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dc.contributor.authorMahoney, S
dc.contributor.authorSladek, RM
dc.contributor.authorNeild, T
dc.date.accessioned2020-12-21T01:24:39Z
dc.date.available2020-12-21T01:24:39Z
dc.date.issued2016-10-18
dc.identifierpii: 10.1186/s12909-016-0777-z
dc.identifier.citationMahoney, S., Sladek, R. M. & Neild, T. (2016). A longitudinal study of empathy in preclinical and clinical medical students and clinical supervisors. BMC MEDICAL EDUCATION, 16 (1), https://doi.org/10.1186/s12909-016-0777-z.
dc.identifier.issn1472-6920
dc.identifier.urihttp://hdl.handle.net/11343/256498
dc.description.abstractBACKGROUND: Although appropriate empathy in health professionals is essential, a loss of empathy can occur during medical education. The structure of clinical learning may be one factor that is implicated in a loss of empathy. This study examines student and doctor empathy, and possible associations between empathy and the structure of clinical learning. METHODS: There were three groups of participants: medical students (n = 281), who completed a longitudinal survey consisting of the Jefferson Scale of Empathy and an open question about empathy at the beginning and end of the 2013 academic year; private doctors (medical practitioners) in South Australia (n = 78) who completed a survey consisting of the Jefferson Scale of Empathy and an open question about empathy at the end of the students' academic year; and doctors (medical practitioners) from public teaching hospitals (n = 72) in southern Adelaide, South Australia who completed a survey consisting of the Jefferson Scale of Empathy at the end of the students' academic year . RESULTS: Year one students' empathy scores at the end of the year (102.8 ± 17.7) were significantly lower than at the start of the year (112.3 ± 9.6) p < .05). There were no other significant differences in students' empathy scores by year groups or across the two time points. Empathy scores were almost identical for private and hospital clinicians and higher than average scores for students. Free-text comments highlighted the importance students and doctors place on empathy. Students described issues that adversely affected their empathy, including specific incidents, systemic issues, and course structure, but also described some positive role models. Doctors' comments focused on the importance of empathy but qualified its meaning in the therapeutic setting. CONCLUSION: Medical students and practitioners alike ascribe importance to empathy in clinical practice, yet its developmental course remains poorly understood with possible decrement across the course of medical education. A more sophisticated understanding of empathy in medical students is needed, with attention to issues that might adversely impact on this crucial aspect of their development. TRIAL REGISTRATION: This was not undertaken as the research did not involve a health care intervention on human participants.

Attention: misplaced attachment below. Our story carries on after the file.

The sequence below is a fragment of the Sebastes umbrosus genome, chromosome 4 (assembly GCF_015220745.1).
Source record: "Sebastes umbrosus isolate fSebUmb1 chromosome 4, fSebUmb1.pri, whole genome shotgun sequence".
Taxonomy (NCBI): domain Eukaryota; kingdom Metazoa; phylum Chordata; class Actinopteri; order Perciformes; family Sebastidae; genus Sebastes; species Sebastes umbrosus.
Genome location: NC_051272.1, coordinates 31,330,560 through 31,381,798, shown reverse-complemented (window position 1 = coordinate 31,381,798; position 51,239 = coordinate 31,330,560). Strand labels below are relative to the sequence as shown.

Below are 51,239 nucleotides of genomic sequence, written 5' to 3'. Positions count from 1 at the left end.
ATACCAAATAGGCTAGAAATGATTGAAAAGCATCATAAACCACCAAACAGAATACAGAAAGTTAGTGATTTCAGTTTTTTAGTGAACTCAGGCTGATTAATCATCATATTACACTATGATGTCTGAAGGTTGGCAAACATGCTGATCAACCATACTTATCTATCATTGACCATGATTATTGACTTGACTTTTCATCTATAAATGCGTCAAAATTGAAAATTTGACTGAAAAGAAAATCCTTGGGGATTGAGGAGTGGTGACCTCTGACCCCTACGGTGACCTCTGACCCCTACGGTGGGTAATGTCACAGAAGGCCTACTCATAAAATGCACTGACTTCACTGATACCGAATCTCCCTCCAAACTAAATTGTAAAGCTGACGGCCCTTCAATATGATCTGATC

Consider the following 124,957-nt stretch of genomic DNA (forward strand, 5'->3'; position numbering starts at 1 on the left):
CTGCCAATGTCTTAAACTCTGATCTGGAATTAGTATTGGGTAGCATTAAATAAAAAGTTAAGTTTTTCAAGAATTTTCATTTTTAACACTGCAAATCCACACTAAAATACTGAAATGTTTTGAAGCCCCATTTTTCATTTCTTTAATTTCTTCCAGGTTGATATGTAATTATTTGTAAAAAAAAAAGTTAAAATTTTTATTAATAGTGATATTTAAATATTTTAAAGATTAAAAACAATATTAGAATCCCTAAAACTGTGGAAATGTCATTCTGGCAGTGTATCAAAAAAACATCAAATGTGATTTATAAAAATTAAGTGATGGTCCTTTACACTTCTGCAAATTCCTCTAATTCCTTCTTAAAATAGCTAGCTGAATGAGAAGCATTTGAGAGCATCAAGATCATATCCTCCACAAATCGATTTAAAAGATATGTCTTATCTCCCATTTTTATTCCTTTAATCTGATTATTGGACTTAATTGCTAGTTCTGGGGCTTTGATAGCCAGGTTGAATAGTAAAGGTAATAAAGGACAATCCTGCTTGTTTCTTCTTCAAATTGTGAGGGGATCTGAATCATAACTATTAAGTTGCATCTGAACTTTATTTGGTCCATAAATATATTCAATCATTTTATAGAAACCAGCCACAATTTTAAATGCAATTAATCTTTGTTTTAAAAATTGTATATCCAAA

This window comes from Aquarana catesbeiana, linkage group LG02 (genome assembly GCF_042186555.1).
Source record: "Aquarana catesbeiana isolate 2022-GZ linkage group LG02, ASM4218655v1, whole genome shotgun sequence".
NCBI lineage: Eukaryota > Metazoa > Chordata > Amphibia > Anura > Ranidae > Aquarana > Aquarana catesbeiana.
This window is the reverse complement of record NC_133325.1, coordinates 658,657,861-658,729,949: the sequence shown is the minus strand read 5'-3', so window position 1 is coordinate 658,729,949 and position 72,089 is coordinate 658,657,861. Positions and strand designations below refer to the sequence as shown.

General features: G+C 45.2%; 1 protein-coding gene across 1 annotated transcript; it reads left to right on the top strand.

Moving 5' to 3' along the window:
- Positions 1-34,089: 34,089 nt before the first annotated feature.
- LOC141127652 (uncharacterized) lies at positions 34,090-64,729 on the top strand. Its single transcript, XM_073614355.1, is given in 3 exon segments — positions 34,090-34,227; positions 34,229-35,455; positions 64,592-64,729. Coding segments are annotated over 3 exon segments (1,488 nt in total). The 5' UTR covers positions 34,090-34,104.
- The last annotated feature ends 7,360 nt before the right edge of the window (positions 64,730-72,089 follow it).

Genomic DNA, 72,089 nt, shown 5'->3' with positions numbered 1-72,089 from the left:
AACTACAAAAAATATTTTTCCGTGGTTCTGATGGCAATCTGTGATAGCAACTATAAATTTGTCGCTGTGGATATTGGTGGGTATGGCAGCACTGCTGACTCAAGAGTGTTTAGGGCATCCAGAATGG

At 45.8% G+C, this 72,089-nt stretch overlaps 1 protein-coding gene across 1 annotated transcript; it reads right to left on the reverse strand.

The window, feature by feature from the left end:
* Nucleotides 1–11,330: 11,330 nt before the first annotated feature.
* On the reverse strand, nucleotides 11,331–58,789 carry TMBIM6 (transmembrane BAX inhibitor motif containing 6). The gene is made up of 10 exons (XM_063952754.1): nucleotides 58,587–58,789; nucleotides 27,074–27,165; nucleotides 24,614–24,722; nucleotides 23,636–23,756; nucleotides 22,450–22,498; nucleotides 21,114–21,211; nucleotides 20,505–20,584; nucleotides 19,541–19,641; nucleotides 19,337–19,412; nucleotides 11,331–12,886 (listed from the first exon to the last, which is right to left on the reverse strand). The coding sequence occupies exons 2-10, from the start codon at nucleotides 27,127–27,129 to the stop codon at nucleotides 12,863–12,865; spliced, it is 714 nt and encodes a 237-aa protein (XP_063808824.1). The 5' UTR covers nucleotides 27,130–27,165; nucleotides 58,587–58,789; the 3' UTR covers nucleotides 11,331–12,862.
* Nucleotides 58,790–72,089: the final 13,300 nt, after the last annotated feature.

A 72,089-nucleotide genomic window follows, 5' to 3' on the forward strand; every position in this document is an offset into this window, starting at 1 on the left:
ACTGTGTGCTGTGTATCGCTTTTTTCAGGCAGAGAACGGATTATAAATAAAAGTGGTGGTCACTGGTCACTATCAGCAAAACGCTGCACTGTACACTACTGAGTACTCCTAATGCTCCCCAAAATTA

dc.languageEnglish
dc.publisherBMC
dc.rights.urihttps://creativecommons.org/licenses/by/4.0
dc.titleA longitudinal study of empathy in preclinical and clinical medical students and clinical supervisors
dc.typeJournal Article
dc.identifier.doi10.1186/s12909-016-0777-z
melbourne.affiliation.departmentMedical Education
melbourne.source.titleBMC Medical Education
melbourne.source.volume16
melbourne.source.issue1
melbourne.identifier.nhmrc628395
dc.rights.licenseCC BY
melbourne.elementsid1221760
melbourne.contributor.authorMahoney, Sarah
dc.identifier.eissn1472-6920
melbourne.identifier.fundernameidNHMRC, 628395
melbourne.accessrightsOpen Access


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